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Month: January 2015

Transversus Abdominis Exercises

Transversus Abdominis Exercises

Transversus abdominis exercises are very important in maintaining your overall health because weak transversus abdominis muscles can manifest as:

  • Inability to sit up without arching your back thus inviting back pain

  • Decreased breathing capacity

  • Incontinence of urine

  • Medial knee joint pain

  • Groin pain

The video below describes a method to activate the nerve and lymph supply that lies on the inner side of your thigh in order to “clean” out the blocked “functional pathways” for this muscle. Of course this is best done by a trained body worker, but can easily be replicated as shown below even at home using the help of another member of your household. Your effectiveness in treatment would lie in massaging the inner side of the thigh, working from the inner knee up towards the groin, with the flat of your palms to initiate proper drainage of stagnant fluid from lack of proper transversus abdominis muscle exercises.

Transversus abdominis exercises target the muscle group that saran wraps your midriff. This is a deep muscle and extends from its attachment to the base of your ribcage to the top of your pelvic bowl, very much like a corset. No wonder it is sometimes referred to as our “natural weight lifting belt”.

Easy transversus abdominis exercises include:

  • Tummy tucks: Here you suck in your stomach as if you want to touch belly button to your spine. This can be done 24/7 all through the day without designating any specific time of day for “exercising”.

  • Deep breathing: Breathe out with a tummy tuck. Hold for 30 seconds. Breathe in on the relaxation. This will improve your breathing capacity.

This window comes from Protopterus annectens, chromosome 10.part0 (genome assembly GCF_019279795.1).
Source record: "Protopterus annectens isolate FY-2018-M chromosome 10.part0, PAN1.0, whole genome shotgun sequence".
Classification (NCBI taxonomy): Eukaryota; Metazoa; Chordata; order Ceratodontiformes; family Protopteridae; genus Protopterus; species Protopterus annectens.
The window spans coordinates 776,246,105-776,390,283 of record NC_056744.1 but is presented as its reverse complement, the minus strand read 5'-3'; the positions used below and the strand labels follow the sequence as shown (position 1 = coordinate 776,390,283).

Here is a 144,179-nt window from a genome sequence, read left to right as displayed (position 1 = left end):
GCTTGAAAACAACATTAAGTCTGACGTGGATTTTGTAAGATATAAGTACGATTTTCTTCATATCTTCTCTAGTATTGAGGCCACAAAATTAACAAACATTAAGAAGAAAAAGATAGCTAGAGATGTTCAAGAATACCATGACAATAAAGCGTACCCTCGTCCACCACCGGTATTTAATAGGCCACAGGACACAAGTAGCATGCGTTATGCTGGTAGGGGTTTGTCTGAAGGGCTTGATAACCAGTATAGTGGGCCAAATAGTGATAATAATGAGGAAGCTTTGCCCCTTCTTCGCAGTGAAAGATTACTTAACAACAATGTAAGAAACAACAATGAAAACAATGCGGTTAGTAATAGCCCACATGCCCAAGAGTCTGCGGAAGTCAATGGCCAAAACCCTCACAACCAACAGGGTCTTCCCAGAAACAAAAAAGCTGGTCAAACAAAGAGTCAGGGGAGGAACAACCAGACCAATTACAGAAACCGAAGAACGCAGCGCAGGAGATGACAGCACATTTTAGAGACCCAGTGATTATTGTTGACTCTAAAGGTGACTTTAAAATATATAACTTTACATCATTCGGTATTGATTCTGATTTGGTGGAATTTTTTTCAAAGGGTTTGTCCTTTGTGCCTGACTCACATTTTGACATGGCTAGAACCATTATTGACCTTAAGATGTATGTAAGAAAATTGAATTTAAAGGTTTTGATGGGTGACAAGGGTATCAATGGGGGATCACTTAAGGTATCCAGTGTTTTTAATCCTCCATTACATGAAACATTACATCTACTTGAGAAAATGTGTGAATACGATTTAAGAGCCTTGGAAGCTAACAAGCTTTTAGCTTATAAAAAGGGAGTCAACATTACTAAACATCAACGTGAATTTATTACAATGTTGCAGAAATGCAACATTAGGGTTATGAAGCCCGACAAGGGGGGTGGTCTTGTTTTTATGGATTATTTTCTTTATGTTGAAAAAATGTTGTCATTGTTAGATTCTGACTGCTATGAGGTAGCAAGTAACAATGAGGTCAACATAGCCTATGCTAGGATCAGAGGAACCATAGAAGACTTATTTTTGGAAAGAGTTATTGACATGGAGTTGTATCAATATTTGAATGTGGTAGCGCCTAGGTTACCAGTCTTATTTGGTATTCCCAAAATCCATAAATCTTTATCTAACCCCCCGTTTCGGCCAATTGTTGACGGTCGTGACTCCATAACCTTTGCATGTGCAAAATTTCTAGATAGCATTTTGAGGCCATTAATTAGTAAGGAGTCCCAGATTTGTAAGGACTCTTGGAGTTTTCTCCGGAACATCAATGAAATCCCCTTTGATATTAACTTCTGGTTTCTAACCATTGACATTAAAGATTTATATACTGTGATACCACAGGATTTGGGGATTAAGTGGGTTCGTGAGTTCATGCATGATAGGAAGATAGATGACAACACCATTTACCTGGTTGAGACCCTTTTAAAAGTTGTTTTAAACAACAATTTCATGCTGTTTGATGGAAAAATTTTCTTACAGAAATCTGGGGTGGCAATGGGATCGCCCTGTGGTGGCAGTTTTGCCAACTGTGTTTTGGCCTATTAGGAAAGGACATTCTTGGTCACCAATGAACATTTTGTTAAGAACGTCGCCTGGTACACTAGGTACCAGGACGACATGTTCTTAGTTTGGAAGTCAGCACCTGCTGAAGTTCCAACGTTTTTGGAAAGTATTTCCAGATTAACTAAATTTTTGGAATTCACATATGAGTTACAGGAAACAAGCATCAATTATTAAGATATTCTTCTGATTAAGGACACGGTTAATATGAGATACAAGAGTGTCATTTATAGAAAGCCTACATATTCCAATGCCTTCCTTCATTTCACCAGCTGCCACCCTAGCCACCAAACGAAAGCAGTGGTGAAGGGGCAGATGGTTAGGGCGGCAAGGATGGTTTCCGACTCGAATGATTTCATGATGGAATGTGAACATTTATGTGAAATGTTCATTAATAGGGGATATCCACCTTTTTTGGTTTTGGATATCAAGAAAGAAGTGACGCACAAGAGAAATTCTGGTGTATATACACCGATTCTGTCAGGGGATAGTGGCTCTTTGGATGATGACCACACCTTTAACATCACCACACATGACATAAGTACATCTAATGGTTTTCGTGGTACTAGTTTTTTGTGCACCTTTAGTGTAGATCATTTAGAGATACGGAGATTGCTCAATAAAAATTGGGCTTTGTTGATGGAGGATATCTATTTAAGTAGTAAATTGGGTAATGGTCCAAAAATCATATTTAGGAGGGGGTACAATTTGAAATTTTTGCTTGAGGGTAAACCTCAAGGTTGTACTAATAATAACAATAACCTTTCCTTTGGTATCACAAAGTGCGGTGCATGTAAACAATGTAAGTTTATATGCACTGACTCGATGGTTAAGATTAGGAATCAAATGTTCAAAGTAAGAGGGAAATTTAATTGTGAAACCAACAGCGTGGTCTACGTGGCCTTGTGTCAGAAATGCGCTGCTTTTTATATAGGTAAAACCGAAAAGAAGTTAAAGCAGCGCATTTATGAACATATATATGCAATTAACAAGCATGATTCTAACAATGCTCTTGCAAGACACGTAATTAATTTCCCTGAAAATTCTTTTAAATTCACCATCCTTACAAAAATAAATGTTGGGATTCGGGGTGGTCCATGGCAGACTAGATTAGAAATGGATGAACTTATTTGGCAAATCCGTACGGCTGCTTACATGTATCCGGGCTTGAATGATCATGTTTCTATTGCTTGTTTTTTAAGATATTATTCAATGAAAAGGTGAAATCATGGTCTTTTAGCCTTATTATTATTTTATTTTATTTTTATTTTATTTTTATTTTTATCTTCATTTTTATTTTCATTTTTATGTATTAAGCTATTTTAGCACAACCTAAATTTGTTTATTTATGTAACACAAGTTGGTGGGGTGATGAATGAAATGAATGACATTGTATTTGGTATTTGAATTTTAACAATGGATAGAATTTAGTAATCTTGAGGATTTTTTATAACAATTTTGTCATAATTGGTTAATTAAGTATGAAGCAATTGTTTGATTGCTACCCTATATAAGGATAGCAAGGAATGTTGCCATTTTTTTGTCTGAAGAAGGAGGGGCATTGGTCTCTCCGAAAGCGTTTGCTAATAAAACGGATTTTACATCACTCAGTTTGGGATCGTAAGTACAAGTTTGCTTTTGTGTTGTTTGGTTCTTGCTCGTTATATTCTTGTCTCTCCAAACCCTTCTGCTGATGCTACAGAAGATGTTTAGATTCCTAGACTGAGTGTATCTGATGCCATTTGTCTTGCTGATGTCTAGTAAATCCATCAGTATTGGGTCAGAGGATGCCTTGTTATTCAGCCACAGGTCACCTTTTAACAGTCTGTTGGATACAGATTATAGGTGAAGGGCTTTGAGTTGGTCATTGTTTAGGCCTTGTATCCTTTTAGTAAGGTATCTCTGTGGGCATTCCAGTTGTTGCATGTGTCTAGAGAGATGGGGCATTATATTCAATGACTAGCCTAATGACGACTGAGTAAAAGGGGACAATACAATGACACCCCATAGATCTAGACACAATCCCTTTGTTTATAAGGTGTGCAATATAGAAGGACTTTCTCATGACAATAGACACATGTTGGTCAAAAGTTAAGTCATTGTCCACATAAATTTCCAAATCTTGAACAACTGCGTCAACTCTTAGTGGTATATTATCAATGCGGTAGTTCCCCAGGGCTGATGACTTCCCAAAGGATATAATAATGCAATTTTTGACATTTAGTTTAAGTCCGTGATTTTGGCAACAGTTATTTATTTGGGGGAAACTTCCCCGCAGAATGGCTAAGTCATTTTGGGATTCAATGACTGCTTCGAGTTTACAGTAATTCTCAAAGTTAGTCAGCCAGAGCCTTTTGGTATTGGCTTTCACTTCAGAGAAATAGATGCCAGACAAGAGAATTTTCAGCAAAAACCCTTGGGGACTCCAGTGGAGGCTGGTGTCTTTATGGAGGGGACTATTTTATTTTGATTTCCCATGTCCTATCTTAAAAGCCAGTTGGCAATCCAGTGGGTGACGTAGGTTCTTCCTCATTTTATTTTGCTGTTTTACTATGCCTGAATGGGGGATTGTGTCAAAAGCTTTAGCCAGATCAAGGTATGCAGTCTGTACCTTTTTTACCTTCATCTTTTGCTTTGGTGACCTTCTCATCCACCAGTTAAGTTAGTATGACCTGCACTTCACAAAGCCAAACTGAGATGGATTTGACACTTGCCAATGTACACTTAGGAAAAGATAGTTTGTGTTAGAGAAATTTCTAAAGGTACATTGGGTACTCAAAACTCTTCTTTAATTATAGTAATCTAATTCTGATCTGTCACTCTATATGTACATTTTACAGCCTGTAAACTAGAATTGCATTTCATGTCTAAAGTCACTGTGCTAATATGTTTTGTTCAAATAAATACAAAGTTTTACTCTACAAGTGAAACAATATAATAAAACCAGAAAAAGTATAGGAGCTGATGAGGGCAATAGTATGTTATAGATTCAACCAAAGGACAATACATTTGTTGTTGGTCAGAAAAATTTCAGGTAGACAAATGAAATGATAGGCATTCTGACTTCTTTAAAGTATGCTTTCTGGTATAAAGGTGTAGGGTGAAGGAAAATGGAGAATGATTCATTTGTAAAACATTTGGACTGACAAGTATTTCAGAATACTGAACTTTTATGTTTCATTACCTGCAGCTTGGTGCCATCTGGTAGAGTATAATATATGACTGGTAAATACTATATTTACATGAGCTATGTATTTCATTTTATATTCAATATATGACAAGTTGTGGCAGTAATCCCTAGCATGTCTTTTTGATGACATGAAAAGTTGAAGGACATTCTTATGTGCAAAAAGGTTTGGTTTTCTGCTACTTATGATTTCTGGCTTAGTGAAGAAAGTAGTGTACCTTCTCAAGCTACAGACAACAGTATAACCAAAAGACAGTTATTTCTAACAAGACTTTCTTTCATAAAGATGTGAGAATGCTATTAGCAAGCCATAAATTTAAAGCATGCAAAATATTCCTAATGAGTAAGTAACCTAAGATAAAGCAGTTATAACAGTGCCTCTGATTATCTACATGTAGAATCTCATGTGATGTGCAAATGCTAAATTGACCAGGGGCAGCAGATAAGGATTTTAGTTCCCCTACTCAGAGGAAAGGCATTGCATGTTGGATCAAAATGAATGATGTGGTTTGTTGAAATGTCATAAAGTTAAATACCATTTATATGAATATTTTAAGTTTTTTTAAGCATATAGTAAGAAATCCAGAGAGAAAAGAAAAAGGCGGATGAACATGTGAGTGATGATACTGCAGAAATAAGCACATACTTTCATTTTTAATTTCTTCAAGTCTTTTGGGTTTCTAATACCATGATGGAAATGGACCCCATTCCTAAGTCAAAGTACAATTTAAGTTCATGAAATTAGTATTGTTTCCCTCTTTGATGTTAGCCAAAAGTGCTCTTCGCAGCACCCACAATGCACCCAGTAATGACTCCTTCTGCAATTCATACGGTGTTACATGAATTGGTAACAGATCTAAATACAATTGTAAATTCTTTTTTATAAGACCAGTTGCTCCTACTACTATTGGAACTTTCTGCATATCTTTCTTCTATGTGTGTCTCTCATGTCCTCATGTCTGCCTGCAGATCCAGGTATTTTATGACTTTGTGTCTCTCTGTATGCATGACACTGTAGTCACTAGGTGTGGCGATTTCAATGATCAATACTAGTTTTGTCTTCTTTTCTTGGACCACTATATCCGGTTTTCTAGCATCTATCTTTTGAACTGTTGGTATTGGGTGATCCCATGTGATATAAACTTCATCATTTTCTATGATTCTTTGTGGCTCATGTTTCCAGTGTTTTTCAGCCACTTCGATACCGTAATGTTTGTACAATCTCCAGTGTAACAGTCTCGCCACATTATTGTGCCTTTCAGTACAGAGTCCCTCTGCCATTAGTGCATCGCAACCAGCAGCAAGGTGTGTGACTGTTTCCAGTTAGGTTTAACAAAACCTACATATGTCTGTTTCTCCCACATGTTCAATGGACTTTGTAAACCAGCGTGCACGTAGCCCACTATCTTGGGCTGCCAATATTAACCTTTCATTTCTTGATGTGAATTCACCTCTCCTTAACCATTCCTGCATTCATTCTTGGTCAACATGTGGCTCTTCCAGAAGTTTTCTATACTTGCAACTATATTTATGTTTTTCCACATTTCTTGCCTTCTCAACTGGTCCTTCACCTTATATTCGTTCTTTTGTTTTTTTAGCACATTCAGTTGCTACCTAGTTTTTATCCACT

• Lifting a weight overhead: You can start with 5 pounds. Lift and hold the weight slightly behind you for about 30 seconds to start with. Slowly increase to 1-2 minutes. Repeat 5 times. Walking with the overhead weight further enhances the efficacy of this exercise.

  • Planks: These are done by staying in a lifted push-up position. Start by getting onto your stomach. Push up on your hands till your elbows are straight and only your palms and toes contact the floor. Your hands are under your shoulders and your feet are hip-width apart. Engage your abdominals and keep your back flat. Simply hold this position for 30. Slowly increase to 1-2 minutes. Repeat 5 times. Alternating by lifting one leg at a time further enhances the efficacy of this exercise.

  • Pelvic Tilts: These are easy transversus abdominis exercises if you are deconditioned or pregnant. Sit on a chair. Push your lower back flat against back of the chair and hold for 30 seconds. Release and allow your lower back to relax. Do 10 repetitions.

Only good can come from these exercises. Serotonin or the “feel good” hormone is released. Your stomach gets flatter. Your breathing capacity improves. Low back and groin pain disappear and urinary incontinence stops. All these great benefits come from doing your “transversus abdominis exercises”.